You’re invited to help be a part of preserving and protecting the Indiana Dunes by volunteering during your visit. And the best part is, there are no applications to fill out and you don’t even need to RSVP… all you have to do is show up! How’s that for easy?!

A hand holds a volunteer brochure in front of a brown and green building. A yellow and orange crosswalk is at the bottom.

The Indiana Dunes’ Volunteer Drop-In Program offers visitors, and locals, a variety of ways to get involved to give back to the community. Activities can include helping restore habitat in the field at one of the area’s parks, collecting marine debris and litter with the Trash Trekkers or becoming a BARK Ranger ambassador to help educate the public on how best to enjoy the parks when visiting with a pet. There is something for everyone and drop-in volunteering allows you the flexibility of choosing when and where you’d like to help.  

Two people walk along a sandy lakeshore with trash grabbers and a black garbage bag

My family decided to pitch in and participate in the Trash Trekkers program during a recent visit. Our first stop was the Indiana Dunes Visitor Center to check-in, get supplies and let them know where we planned on cleaning-up. If you don’t have a National Park pass, you’ll be issued a Temporary Volunteer Waiver to access whichever National Park area you choose to volunteer at.

Two people walk toward the lake in the distance. One is holding a black trash bag and a trash grabber.

We chose to hike and cleanup along the dunes overlooking Lake Michigan at West Beach, inside the Indiana Dunes National Park.  Each year, approximately 100 million pounds of litter ends up in Lake Michigan. Litter can occur for a number of reasons, including winds coming off the lake blowing debris out of trash cans or the hands (or backpacks) of unsuspecting visitors. The beaches of the Indiana Dunes are full of Marram Grass, a plant that is great at holding the dunes together by trapping sand and preventing erosion. Sadly, it can also be great at catching blowing litter.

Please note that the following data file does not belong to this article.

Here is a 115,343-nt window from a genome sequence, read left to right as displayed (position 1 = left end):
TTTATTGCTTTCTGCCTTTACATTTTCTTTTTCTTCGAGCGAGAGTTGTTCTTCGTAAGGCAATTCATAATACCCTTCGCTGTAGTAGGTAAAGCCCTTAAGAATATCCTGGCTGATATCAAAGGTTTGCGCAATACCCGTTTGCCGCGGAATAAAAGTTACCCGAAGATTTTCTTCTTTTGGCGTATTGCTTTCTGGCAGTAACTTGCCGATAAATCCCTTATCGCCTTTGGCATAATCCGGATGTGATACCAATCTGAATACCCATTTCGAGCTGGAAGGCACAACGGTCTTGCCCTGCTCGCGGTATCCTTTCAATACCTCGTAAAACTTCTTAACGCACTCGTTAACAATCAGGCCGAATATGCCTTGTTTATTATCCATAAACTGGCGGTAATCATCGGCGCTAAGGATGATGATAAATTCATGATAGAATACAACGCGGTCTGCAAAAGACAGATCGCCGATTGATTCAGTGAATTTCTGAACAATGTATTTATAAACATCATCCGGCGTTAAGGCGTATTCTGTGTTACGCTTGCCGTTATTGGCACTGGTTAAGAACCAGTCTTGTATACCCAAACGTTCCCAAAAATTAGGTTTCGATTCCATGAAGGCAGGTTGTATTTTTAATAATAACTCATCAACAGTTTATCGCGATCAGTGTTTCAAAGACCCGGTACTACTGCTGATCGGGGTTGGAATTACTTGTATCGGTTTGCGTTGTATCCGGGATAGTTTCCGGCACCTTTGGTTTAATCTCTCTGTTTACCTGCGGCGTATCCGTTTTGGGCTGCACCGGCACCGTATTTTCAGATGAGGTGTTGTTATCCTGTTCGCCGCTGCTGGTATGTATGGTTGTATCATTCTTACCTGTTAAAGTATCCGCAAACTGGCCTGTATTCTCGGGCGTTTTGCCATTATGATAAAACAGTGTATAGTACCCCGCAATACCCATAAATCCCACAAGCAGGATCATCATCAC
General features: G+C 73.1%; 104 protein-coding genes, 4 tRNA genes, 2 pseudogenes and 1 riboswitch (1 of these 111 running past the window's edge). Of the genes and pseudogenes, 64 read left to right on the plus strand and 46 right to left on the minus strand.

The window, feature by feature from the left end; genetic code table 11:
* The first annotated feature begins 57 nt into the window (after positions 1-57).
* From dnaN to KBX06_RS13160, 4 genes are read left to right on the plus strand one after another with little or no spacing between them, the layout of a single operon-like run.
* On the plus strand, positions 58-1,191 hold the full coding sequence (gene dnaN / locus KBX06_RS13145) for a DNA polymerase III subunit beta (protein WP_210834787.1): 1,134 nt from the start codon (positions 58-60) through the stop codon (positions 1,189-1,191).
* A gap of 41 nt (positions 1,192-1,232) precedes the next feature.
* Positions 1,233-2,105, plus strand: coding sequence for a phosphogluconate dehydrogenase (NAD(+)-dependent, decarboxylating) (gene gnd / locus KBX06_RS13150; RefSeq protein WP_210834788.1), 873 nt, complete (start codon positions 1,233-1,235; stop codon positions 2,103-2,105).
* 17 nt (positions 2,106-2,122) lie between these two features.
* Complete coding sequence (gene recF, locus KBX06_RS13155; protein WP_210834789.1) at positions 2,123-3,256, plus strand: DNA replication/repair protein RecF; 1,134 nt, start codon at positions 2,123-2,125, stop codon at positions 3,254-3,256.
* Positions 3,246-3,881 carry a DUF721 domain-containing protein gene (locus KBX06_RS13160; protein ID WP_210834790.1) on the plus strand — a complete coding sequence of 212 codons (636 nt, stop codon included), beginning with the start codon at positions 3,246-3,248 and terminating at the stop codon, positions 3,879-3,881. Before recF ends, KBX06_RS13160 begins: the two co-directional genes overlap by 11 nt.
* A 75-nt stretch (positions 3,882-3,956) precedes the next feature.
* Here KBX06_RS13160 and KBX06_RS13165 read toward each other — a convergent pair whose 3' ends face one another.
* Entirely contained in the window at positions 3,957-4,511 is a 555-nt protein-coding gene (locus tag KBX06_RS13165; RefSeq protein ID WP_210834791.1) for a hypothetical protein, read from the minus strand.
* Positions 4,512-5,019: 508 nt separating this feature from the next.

A trash grabber is seen ready to pick up a straw from the sand and plants

When hiking or doing a cleanup, it’s important to help protect the grassy areas and ecosystem by staying on marked trails and staying off of the sand dunes. If you see an area inside the parks that contains litter, but is out of reach, let someone know back at the Visitor Center so they can inform park employees. We’ve often seen Rangers collecting trash from areas of the dunes that are off the beaten path.

A sign says "Keep Off Dunes" stands in front a a sand dune with vegetation.

Our Trash Trekkers hike was in early spring and we saw several native wildflowers along the sandy trails just off the beach. One of the things that makes the Indiana Dunes so unique is the amount of native plants that grow there. At only 15,000 acres, the Indiana Dunes National Park is home to over 1,100 native plant species, making it the 5th highest biodiverse national park in the country. A great way to identify flowers and find out what’s blooming in the area is the Flower Quest program, which highlights dozens of the Indiana Dunes’ beautiful blooms and lets you know when and where to find them.  

Two people walk along a raised boardwalk. In the background are evergreen trees and an large sand dune.

Once we’d finished our clean-up, we paused to take a quick look at the items we had collected throughout our hike. Any amount of litter removed from the dunes is much appreciated and helps contribute to cleaner parks and spaces for everyone. As a thank you, you’ll receive a reusable Indiana Dunes water bottle at the Visitor Center, when you turn in any supplies you borrowed and let them know your outing is complete. The Drop-In Volunteering program is a wonderful way to lend a helping hand and get out and explore the Indiana Dunes.


Volunteer at the Dunes

There are many no-hassle, drop-in volunteer opportunities available for everyone. Just show up! The organization provides the gear and training.